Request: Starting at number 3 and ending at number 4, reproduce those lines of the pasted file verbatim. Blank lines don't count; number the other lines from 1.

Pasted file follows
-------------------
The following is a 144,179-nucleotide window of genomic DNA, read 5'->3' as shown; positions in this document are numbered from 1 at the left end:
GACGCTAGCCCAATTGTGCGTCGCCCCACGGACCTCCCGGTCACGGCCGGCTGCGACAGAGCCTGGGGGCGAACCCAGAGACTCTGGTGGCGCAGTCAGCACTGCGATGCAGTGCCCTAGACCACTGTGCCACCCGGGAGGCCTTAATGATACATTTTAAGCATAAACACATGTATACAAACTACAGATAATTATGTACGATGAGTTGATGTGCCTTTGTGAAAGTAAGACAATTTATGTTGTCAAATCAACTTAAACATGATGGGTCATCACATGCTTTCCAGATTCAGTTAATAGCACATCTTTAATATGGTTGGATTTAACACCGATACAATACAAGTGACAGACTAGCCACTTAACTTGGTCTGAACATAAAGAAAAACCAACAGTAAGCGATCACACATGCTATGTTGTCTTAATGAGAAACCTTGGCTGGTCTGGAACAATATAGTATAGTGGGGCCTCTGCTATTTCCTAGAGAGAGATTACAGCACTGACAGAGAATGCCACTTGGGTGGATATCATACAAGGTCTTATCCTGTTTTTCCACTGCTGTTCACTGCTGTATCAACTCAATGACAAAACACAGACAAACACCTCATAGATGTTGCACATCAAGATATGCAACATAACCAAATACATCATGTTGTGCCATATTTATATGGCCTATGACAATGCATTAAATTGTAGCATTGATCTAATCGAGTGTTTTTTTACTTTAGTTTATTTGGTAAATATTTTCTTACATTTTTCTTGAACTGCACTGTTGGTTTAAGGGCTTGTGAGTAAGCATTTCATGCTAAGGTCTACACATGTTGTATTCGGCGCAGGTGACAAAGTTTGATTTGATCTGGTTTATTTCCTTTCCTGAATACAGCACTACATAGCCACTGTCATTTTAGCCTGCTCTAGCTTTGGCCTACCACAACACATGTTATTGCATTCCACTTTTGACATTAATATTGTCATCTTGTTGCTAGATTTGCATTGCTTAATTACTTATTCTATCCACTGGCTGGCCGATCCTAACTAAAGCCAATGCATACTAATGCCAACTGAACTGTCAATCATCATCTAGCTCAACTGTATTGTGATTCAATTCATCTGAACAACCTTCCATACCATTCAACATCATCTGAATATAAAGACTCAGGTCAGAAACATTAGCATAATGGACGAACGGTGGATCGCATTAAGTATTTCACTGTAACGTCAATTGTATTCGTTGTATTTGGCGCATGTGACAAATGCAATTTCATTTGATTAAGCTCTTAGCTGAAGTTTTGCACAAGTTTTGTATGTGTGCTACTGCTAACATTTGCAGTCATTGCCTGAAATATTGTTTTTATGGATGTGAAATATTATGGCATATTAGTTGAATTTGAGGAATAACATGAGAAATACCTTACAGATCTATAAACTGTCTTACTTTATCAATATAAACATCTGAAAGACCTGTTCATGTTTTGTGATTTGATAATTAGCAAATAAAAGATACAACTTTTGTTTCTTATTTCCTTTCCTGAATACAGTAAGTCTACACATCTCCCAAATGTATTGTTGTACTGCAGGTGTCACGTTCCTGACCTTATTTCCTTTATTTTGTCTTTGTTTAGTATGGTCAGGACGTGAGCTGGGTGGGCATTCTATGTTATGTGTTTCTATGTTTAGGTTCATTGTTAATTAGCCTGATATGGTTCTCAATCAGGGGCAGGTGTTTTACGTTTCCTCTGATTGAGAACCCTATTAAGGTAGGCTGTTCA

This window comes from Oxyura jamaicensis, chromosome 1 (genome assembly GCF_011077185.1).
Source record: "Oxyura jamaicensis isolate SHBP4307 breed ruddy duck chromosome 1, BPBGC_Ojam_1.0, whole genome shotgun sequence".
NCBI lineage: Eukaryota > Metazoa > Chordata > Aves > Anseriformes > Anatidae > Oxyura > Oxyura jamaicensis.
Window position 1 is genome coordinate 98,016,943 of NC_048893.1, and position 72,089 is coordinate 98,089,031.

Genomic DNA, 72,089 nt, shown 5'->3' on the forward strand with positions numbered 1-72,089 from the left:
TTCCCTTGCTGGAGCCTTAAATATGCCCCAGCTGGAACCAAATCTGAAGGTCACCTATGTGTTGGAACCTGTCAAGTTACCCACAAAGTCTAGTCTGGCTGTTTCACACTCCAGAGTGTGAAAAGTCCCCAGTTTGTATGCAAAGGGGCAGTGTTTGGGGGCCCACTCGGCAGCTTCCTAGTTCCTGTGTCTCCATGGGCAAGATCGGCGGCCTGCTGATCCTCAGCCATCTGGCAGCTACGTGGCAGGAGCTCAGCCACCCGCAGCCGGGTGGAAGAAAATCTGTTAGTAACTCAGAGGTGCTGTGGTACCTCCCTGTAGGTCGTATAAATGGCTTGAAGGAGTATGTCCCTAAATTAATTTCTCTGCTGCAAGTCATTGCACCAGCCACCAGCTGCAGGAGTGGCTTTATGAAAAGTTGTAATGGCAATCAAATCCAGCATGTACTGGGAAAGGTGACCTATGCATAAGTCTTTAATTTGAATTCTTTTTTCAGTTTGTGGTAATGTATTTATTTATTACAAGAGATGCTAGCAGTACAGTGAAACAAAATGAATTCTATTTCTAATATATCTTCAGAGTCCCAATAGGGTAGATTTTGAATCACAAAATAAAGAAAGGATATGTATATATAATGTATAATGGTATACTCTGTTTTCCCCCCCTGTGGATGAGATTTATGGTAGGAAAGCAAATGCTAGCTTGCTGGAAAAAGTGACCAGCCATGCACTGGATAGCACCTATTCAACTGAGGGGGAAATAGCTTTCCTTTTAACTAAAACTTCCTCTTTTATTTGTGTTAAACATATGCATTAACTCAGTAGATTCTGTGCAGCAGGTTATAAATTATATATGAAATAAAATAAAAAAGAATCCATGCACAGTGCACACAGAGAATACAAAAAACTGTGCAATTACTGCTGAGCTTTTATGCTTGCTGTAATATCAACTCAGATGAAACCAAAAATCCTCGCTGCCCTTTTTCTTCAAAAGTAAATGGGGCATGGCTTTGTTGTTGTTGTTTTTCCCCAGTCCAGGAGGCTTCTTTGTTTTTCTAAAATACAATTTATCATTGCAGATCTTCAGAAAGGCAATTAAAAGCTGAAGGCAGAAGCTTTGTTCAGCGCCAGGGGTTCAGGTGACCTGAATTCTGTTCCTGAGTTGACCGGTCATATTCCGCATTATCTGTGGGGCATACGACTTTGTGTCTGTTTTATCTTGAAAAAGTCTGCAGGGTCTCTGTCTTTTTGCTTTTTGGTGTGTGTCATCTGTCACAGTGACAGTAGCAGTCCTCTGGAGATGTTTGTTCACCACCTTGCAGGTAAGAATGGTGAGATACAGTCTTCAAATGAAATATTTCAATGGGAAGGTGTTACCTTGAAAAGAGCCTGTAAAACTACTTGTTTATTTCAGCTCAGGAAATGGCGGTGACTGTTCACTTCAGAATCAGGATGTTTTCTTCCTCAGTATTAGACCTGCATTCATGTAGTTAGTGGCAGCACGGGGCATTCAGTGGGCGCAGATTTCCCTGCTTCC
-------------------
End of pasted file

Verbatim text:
This window comes from Oxyura jamaicensis, chromosome 1 (genome assembly GCF_011077185.1).
Source record: "Oxyura jamaicensis isolate SHBP4307 breed ruddy duck chromosome 1, BPBGC_Ojam_1.0, whole genome shotgun sequence".